I got a pleasant email from a representative at Dotcloud today thanking me for putting the Regex Tester online, and using Dotcloud to do it. Remember that this is a free "sandbox" app, so they're not making anything on it. I really put up the RE tester as a way to experiment with DC since I've been contemplating using them to deploy a larger private project I'm working on for a $client. Through this and other correspondence with them I'm learning that the folks at Dotcloud are pretty serious about making developers happy with their services. Their current pricing structure really opens the doors for developers to play with pet projects for free, presumably with the hope that as developers gain familiarity with the platform, paying business will follow. My experience with them so far has been good. One application I've been working on will deploy with a couple of web server instances (four processes each), and two database instances (with automatic replication). DC automatically places each instance in a different EC2 availability zone, and handles load balancing and automatic failover without any extra work on the part of the developer. Overall it's a bit more expensive than bare EC2, but they seem to provide enough benefits to justify the cost.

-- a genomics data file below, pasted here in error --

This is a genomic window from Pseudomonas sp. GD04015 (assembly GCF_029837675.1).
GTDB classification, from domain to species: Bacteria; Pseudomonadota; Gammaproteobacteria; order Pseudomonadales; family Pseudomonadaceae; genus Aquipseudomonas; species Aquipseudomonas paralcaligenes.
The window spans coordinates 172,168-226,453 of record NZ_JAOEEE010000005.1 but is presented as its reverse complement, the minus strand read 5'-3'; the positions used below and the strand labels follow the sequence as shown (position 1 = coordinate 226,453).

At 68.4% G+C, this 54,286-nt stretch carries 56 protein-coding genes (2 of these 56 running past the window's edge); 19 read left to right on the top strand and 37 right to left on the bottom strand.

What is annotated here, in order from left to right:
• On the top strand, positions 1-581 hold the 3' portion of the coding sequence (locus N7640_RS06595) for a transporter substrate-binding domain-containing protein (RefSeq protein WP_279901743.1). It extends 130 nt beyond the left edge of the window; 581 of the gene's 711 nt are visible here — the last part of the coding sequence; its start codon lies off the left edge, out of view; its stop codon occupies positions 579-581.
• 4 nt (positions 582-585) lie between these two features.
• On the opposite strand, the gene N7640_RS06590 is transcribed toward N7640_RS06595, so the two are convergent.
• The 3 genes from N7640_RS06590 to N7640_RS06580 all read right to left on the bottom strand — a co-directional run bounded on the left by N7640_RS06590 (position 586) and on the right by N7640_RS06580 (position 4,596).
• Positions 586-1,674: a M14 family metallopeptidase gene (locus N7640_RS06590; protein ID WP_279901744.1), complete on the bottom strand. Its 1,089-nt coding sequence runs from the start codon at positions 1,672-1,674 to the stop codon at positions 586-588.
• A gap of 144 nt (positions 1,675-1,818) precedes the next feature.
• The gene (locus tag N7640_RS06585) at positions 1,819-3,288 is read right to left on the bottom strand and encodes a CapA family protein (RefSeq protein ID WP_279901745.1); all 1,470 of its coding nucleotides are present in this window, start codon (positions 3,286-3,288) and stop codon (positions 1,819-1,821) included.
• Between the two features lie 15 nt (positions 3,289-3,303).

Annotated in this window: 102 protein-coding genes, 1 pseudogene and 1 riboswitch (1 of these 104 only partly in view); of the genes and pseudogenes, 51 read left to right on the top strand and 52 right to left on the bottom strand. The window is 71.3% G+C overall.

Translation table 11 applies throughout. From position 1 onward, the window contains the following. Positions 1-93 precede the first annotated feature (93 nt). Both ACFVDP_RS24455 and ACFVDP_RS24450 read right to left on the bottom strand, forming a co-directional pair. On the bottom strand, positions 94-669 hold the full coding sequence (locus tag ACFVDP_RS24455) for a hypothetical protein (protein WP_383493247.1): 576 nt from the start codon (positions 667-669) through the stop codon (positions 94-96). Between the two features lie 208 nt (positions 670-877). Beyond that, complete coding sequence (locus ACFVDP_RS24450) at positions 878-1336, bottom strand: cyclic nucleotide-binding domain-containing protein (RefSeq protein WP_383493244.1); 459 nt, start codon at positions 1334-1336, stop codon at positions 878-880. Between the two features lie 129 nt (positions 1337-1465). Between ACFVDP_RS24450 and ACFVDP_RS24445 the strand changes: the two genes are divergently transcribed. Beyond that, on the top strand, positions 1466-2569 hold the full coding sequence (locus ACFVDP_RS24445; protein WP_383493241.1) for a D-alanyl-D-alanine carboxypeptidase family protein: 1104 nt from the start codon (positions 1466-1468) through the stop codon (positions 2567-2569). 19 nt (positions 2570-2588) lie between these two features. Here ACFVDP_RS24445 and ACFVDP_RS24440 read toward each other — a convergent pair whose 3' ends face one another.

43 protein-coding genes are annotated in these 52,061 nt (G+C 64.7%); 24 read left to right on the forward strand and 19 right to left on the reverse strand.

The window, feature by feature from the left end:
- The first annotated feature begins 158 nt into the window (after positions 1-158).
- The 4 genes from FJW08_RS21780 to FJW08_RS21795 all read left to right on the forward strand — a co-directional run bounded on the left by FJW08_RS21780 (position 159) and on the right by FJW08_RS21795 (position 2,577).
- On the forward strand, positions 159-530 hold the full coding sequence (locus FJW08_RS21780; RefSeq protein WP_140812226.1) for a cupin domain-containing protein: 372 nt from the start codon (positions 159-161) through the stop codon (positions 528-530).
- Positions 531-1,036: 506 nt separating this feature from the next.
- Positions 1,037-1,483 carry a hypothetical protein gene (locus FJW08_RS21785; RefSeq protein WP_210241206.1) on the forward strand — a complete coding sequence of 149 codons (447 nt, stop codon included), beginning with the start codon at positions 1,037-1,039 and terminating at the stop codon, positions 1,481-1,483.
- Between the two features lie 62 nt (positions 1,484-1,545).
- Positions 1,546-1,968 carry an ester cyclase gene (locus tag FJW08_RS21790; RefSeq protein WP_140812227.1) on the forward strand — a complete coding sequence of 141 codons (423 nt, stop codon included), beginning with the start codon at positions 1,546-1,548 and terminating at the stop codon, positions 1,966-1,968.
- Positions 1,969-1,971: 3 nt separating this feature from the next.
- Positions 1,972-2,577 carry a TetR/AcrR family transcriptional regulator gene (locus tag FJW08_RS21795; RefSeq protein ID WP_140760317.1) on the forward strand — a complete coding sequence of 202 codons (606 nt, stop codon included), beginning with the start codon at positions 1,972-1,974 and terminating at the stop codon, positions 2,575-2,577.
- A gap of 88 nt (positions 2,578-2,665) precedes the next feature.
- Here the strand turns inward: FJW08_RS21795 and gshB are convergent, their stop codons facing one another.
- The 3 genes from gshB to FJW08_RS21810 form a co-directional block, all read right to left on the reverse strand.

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Re^2: The Perl Regex Tester
by jimbus (Friar) on Jul 24, 2012 at 17:37 UTC

    Just curious as to how all of this stuff works, at least hypothetically... if you had an app on dotcloud and threw an ad on the various clients, say web and the two major phone OSes, would the ad pay for the cost of serving it as it scaled?

    --Jimbus aka Jim Babcock
    Wireless Data Engineer and Geek Wannabe

      I guess that depends on how much revenue the ad produces, and how much memory your app consumes.

      Dotcloud's pricing is based on how many horizontally scaled instances you need, and how much vertical memory scaling you need.

      The default configuration with Dotcloud is for there to be four processes running. So your 16MB app will consume 64MB. A single 64MB Perl service costs $8.64/month. The smallest vertical scale you can select is 32MB, so your application would have to consume no more than 8MB per process. There may be a way to configure fewer processes, but I haven't looked for it.